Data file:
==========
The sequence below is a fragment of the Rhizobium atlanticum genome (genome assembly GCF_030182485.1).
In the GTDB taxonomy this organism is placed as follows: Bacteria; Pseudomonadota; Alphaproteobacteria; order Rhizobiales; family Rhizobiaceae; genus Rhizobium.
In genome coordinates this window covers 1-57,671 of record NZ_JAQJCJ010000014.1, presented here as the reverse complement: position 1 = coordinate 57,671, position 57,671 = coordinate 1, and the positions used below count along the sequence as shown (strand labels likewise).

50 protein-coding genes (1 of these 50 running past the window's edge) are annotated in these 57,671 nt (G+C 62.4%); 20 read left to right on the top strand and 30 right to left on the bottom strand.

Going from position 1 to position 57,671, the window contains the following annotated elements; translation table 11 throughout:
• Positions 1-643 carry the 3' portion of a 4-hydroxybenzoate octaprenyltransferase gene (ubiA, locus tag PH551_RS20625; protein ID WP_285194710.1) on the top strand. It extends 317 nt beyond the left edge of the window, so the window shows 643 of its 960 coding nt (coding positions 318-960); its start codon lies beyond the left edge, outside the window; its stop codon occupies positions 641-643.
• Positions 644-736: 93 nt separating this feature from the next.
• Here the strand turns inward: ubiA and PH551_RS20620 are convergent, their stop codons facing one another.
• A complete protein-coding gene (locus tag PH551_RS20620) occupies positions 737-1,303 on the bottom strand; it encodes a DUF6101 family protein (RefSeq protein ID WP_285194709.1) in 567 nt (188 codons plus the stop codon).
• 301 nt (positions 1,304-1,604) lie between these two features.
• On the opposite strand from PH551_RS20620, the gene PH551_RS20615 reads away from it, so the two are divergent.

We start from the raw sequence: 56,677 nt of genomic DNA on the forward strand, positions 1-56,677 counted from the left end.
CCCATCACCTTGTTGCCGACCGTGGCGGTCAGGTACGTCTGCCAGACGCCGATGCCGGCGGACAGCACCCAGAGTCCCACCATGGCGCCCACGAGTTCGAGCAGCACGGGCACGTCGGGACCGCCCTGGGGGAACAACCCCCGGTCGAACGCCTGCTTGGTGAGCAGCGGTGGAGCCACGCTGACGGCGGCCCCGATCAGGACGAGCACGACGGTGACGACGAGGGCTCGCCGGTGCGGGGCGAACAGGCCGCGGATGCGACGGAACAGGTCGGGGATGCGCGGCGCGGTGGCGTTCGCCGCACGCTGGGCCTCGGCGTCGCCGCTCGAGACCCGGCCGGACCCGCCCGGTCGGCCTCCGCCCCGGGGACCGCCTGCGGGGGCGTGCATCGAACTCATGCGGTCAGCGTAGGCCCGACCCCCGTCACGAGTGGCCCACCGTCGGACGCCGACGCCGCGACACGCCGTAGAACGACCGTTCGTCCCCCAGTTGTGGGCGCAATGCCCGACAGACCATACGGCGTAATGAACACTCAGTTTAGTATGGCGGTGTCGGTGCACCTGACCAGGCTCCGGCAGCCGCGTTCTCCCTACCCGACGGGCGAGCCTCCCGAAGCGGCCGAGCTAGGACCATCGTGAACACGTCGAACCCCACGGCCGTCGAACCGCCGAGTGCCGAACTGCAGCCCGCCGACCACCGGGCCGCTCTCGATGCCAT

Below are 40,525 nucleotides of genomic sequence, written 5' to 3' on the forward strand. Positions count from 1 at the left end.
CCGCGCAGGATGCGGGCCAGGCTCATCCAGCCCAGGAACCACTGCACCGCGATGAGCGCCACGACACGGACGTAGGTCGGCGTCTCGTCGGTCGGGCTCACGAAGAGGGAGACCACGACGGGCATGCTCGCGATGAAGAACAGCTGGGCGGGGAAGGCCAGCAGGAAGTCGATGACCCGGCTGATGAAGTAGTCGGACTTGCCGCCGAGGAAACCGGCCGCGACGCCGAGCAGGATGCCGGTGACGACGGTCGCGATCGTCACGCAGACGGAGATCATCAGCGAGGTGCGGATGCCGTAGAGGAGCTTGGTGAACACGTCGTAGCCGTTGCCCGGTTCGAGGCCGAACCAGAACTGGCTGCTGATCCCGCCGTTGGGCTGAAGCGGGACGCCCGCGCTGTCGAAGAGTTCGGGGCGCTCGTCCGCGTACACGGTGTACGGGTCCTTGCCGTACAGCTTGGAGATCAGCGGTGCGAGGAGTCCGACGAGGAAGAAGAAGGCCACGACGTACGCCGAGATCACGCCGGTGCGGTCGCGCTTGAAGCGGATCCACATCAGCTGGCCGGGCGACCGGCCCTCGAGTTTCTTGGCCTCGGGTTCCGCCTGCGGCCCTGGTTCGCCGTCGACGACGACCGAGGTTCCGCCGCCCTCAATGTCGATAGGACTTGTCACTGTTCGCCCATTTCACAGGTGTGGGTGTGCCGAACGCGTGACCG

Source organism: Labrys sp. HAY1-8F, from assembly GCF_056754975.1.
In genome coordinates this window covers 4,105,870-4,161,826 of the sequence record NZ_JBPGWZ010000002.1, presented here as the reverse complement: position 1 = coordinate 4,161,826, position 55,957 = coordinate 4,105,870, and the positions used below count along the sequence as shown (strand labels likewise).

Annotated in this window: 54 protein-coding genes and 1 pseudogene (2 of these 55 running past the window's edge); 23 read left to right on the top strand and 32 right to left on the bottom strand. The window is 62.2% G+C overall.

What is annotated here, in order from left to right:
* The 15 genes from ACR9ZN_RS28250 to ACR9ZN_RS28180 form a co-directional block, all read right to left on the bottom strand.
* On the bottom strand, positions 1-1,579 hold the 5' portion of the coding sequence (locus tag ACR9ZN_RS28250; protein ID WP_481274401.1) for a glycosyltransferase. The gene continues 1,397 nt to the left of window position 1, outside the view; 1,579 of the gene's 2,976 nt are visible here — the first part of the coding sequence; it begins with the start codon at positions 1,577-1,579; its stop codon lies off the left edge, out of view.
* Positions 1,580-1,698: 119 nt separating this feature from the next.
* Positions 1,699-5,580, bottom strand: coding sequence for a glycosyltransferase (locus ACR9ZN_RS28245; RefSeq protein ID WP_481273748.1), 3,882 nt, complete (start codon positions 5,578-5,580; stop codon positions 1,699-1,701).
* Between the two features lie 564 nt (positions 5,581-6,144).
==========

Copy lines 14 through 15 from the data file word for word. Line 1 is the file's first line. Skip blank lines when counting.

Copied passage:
Below are 40,525 nucleotides of genomic sequence, written 5' to 3' on the forward strand. Positions count from 1 at the left end.
CCGCGCAGGATGCGGGCCAGGCTCATCCAGCCCAGGAACCACTGCACCGCGATGAGCGCCACGACACGGACGTAGGTCGGCGTCTCGTCGGTCGGGCTCACGAAGAGGGAGACCACGACGGGCATGCTCGCGATGAAGAACAGCTGGGCGGGGAAGGCCAGCAGGAAGTCGATGACCCGGCTGATGAAGTAGTCGGACTTGCCGCCGAGGAAACCGGCCGCGACGCCGAGCAGGATGCCGGTGACGACGGTCGCGATCGTCACGCAGACGGAGATCATCAGCGAGGTGCGGATGCCGTAGAGGAGCTTGGTGAACACGTCGTAGCCGTTGCCCGGTTCGAGGCCGAACCAGAACTGGCTGCTGATCCCGCCGTTGGGCTGAAGCGGGACGCCCGCGCTGTCGAAGAGTTCGGGGCGCTCGTCCGCGTACACGGTGTACGGGTCCTTGCCGTACAGCTTGGAGATCAGCGGTGCGAGGAGTCCGACGAGGAAGAAGAAGGCCACGACGTACGCCGAGATCACGCCGGTGCGGTCGCGCTTGAAGCGGATCCACATCAGCTGGCCGGGCGACCGGCCCTCGAGTTTCTTGGCCTCGGGTTCCGCCTGCGGCCCTGGTTCGCCGTCGACGACGACCGAGGTTCCGCCGCCCTCAATGTCGATAGGACTTGTCACTGTTCGCCCATTTCACAGGTGTGGGTGTGCCGAACGCGTGACCG